Since independence in 1960, Nigeria has been for a launching pad a surprising number of foreigners, paying their dues or widening their horizons abroad, before becoming famous when they return home!
Below is our list of foreigners who became famous after working in Nigeria first!
1. Paul McCartney & Band on the Run
Paul McCartney was already famous as one of the greatest songwriters of all time as one of the Beatles, but it was in Lagos, Nigeria that he proved himself a solo artist in his own right.
In 1973, August 9, Paul McCartney and his wife Linda landed at Murtala Mohammed airport to record his third album with the band wings in an “exotic locale”. And Nigeria would not let them down! The studio was below standard, Paul McCartney and his wife were even robbed at gunpoint with demo tapes stolen, and at one point Paul collapsed. Fela Kuti even accused him of coming to steal “African music” until Paul went to reassure him that this was not the case, and he would not use any local musicians (see photo above!)
But, then in 1973 the album “Band on the Run” was released and later lauded at number 75 in Q Magazine’s “100 Greatest British Albums Ever” (2000)
2. John Major
Before he became Prime Minister of the UK in 1990 to 1997, John Major decided to take a correspondence course in banking. He started work for Standard Chartered Bank in 1965, and in 1967 he was posted as a bank clerk by Standard Chartered to the small Nigerian town of Kuru Karama, half-hour drive south from Jos. However, a serious car accident meant he was forced to leave Nigeria and return to the UK… take up politics.
3. Emmanuel Macron
Okay, we know, the photo above is not from Nigeria (!), but the youngest ever president of France, Emmanuel Macron, started out in Lagos, Nigeria – and, while he was in Nigeria, something happened to him that, he says, was “the defining political moment of my generation”.
While Macron was on a civil service placement at the French embassy in Lagos in 2002, the far-right leader Jean-Marie Le Pen in the Front National party reached the final round of the French presidential election. Le Pen was eventually beaten, but it would set the scene for his later battle with Marine Le Pen.
4. Fredrick Forsyth
Before Fredrick Forsyth wrote one of the world’s best known political thrillers – “The Day of the Jackal” – he wrote his first book about his time as a journalist in Nigeria.
Fredrick Forsyth reported from Nigeria during the first six months of the Biafran war in 1967, posted to the region by the BBC. When the BBC told him they had no plans to cover the Nigerian Biafran Civil war, he quit the BBC and flew back out to Nigeria, reportedly staying in Eastern Nigeria for most of the next 2 years. And in 1969 he wrote and published his first book – “The Biafran Story”.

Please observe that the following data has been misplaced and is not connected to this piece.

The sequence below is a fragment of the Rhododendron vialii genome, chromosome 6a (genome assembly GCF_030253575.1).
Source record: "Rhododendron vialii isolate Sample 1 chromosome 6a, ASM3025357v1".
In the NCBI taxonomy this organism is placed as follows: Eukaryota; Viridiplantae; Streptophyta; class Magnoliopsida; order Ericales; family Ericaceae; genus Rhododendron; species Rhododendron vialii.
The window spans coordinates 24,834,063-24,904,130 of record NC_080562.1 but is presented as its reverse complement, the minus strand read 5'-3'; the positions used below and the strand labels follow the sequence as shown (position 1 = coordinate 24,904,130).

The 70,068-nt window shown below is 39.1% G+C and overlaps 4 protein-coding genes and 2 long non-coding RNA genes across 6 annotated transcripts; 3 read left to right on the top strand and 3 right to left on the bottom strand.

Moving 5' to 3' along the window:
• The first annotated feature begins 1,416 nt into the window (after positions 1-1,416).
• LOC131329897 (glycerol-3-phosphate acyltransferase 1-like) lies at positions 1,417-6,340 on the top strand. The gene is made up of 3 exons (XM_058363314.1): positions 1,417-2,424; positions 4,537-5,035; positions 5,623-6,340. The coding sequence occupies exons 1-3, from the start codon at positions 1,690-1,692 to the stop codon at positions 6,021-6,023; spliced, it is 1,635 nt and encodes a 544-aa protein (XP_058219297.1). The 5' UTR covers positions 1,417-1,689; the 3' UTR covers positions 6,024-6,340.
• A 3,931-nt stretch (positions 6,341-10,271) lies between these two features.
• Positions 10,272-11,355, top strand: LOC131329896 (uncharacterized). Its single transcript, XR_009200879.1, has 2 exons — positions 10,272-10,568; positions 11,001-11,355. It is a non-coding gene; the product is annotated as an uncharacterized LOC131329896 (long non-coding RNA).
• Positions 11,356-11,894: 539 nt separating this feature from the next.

And then, in 2015, Fredrick Forsyth revealed he began to first work as a spy for MI6 while reporting on the Biafra war – a role he would continue for the next 20 years.
5. (Archbishop) Justin Welby
The current Archbishop of the Anglican Church has close ties with Nigeria, not only because many of his congregation are from the region, but because (before he turned to the church) he was an oil executive for Elf with many financial interests in the region.
However, the Daily Mail reports, Justin Wleby was known as “Monsieur Africa” and tried to promote a $6billion deal to stop Nigeria nationalising its oil industry and protect Elf’s oil interests. He would travel to Lagos regularly. The Archbishop of over 80 million congregation, says he was aware of the rumours of corruption but never encountered it.
6. Colin Firth
Best known for his roles in Bridget Jones Diary, Mr Darcy in Pride & Prejudice, and Love Actually, this award-winning English actor spent the first years of his life in Nigeria!
Colin Firth’s parents traveled for work, both were lecturers, and his father became an education officer for the Nigerian government. The family stayed in Lagos until Colin was 4 years old, when they moved back to the UK. But we wonder if some of our story-telling culture didn’t rub off on him.
7. Ronnie Kray, the Kray Twins
Ronnie and Reggie Kray were twins, and two of the most notorious gangsters in London’s East End in the 1950s and 1960s. And then they came to Nigeria.
To be fair, the twins were already famous by the time they came to Nigeria, but their involvement in Nigeria is so little known, we thought we’d highlight it. Apparently, in 1963, the Krays invested heavily into a construction project in Enugu, East Nigeria and the brother Ronnie came out to Nigeria several times to check on the project.
Ronnie’s quote on the experience in Nigeria is worth reading in full – Nigeria never fall our hand o!
“The only good thing was that I had a couple of trips to Enugu, which was the capital of that part of Nigeria. On both occasions I was welcomed by Dr Okpara, who was the prime minister at the time. He drove me around, which his chauffeur, in a battered old Rolls and really wined and dined me. I didn’t realize at the time, but it was probably Reggie and me we were actually paying for all this VIP treatment.”
But, even the Krays were not savvy enough for Nigeria and in the middle of 1964, a local contract (and bribe!) went wrong, the project halted, and the Krays lost their money. And then in 1968 their crime empire began to fall apart – but their notoriety and fame only began to creep up.
8. Ginger Baker
Ginger Baker has been called “rock’s first superstar drummer” and in 2016 he was ranked 3rd on Rolling Stone’s “100 Greatest Drummers of All Time”. And, although he was already pretty famous from his work with Cream and Eric Clapton, but in 1970 he drove from Algeria to Nigeria. Ginger Baker must have been thorooughly enjoying himself because he then lived in Nigeria from 1970 to 1976, even becoming friends and playing with the legend Fela Kuti.
Do you know anyone famous who was in Nigeria first that we’ve missed? Gist us in the comments below!